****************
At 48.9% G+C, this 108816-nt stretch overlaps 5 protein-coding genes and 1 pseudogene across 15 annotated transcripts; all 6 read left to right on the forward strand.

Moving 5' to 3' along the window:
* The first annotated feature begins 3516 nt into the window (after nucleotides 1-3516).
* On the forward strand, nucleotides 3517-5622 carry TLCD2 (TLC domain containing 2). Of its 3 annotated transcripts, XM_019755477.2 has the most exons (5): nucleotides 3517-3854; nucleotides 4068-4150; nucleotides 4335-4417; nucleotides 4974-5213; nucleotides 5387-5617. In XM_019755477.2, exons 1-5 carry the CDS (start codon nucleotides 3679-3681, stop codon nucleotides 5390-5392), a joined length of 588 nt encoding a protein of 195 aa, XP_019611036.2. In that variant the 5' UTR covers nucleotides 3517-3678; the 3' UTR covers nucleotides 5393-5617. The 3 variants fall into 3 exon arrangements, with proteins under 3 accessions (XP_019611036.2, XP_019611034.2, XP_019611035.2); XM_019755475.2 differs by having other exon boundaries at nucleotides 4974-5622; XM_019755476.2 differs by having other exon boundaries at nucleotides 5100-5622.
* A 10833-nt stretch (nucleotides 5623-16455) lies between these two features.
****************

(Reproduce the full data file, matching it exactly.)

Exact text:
At 48.9% G+C, this 108816-nt stretch overlaps 5 protein-coding genes and 1 pseudogene across 15 annotated transcripts; all 6 read left to right on the forward strand.

Moving 5' to 3' along the window:
* The first annotated feature begins 3516 nt into the window (after nucleotides 1-3516).
* On the forward strand, nucleotides 3517-5622 carry TLCD2 (TLC domain containing 2). Of its 3 annotated transcripts, XM_019755477.2 has the most exons (5): nucleotides 3517-3854; nucleotides 4068-4150; nucleotides 4335-4417; nucleotides 4974-5213; nucleotides 5387-5617. In XM_019755477.2, exons 1-5 carry the CDS (start codon nucleotides 3679-3681, stop codon nucleotides 5390-5392), a joined length of 588 nt encoding a protein of 195 aa, XP_019611036.2. In that variant the 5' UTR covers nucleotides 3517-3678; the 3' UTR covers nucleotides 5393-5617. The 3 variants fall into 3 exon arrangements, with proteins under 3 accessions (XP_019611036.2, XP_019611034.2, XP_019611035.2); XM_019755475.2 differs by having other exon boundaries at nucleotides 4974-5622; XM_019755476.2 differs by having other exon boundaries at nucleotides 5100-5622.
* A 10833-nt stretch (nucleotides 5623-16455) lies between these two features.